White Holland Turkey Breeds – Origin, Uses and Raising Them

Many people don’t think about turkey until Thanksgiving rolls around. For this reason, most people don’t know that there are many breeds of turkey. However, one turkey breed that you want to know about this Thanksgiving is the White Holland turkey. 

The White Holland turkey is known for its large breast, long legs, and white plumage, which had also proven to benefit the bird in the past and is one reason it was so popular. In contrast to darker-colored birds, the carcass of the White Holland turkey was easier to clean for commercial use.

But why have you never heard of it? Keep reading to learn more about the White Holland turkey, including its origins, characteristics, and what it’s used for. 

What Are White Holland Turkeys?

The White Holland turkey is a very old variety of turkey found in the United States.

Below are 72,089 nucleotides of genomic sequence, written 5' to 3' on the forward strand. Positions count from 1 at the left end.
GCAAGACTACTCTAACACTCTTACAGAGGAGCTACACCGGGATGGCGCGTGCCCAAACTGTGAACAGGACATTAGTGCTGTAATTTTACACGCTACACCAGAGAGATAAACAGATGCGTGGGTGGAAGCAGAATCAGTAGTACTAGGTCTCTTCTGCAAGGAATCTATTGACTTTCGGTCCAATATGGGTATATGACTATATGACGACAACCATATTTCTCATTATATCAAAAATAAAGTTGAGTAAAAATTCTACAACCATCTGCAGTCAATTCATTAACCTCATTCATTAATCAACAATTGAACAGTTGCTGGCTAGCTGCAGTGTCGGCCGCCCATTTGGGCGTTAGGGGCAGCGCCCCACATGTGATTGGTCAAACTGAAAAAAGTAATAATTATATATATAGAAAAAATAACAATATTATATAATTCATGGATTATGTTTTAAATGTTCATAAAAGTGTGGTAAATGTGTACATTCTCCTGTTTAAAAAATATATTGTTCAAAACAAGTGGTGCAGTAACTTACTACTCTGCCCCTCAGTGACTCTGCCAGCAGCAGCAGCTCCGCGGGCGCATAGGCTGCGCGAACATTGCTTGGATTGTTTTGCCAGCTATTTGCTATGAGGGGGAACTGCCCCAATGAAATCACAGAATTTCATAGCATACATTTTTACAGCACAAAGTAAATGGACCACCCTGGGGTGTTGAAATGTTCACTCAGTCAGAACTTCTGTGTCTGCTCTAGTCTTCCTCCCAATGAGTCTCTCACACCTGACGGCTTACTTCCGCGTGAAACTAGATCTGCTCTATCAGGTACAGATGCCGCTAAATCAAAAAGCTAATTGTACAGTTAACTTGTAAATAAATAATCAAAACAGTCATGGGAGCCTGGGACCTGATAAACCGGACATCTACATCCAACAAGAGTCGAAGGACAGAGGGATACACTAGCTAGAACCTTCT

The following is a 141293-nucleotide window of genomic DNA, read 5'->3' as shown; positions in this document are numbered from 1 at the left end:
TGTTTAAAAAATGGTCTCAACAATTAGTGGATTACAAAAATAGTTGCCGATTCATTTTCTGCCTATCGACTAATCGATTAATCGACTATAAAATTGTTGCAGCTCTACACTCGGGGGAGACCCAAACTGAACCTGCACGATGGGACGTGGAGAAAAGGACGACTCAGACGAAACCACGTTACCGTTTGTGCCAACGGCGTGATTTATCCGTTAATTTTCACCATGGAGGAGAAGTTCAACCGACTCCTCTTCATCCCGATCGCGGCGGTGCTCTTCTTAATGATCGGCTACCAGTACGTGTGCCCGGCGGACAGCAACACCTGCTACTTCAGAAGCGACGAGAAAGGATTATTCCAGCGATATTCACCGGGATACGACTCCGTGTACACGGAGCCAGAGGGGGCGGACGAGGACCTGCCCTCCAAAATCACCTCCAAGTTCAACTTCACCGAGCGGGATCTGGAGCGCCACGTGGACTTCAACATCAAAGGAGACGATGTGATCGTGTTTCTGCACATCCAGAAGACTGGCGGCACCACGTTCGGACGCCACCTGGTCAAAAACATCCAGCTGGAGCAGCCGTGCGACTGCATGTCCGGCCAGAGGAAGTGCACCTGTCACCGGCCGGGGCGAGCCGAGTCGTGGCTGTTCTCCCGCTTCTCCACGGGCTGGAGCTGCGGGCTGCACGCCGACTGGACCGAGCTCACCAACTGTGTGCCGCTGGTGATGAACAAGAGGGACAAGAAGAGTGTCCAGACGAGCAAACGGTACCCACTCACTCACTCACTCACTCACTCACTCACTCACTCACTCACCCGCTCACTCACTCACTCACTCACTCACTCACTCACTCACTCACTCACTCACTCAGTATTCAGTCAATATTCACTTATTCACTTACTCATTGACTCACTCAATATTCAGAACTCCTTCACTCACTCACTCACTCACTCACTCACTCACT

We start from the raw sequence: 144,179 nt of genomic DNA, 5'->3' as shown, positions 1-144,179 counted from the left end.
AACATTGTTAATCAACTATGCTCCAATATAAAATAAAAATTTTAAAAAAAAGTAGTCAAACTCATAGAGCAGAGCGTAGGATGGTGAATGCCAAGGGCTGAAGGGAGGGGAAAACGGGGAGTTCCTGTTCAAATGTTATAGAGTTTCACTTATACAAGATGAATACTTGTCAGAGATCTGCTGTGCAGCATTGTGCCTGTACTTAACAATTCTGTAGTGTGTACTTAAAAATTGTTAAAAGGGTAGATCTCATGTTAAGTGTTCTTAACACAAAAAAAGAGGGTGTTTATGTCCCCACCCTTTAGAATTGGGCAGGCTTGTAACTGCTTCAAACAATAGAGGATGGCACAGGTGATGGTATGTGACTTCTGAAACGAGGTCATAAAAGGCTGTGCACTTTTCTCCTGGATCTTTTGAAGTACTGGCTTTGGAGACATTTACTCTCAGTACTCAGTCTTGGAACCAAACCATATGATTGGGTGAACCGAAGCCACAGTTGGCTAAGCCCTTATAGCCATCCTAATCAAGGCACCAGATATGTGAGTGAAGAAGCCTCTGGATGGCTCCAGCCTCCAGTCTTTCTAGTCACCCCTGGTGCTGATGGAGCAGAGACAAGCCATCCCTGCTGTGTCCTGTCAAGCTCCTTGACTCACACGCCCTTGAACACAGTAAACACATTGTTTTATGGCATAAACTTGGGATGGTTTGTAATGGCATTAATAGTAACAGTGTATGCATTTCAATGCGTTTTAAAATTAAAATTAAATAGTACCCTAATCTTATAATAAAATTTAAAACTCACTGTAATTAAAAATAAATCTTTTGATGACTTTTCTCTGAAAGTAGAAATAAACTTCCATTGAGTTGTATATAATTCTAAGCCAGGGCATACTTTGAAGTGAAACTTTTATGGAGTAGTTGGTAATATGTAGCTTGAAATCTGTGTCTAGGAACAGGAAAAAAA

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While you may not have heard of them today, White Holland turkeys have been a significant breed throughout American history. Throughout the early 20th century, they were the most important commercial bird.

In fact, you can consider the White Holland variety the mother of the most common turkey breed today, the Broad Breasted White turkey. The White Holland turkey was bred in the 1950s to create the bigger, Broad Breasted White turkey, which took over the market. The White Holland can also be credited for another small rare white turkey, the Beltsville Small White turkey breed.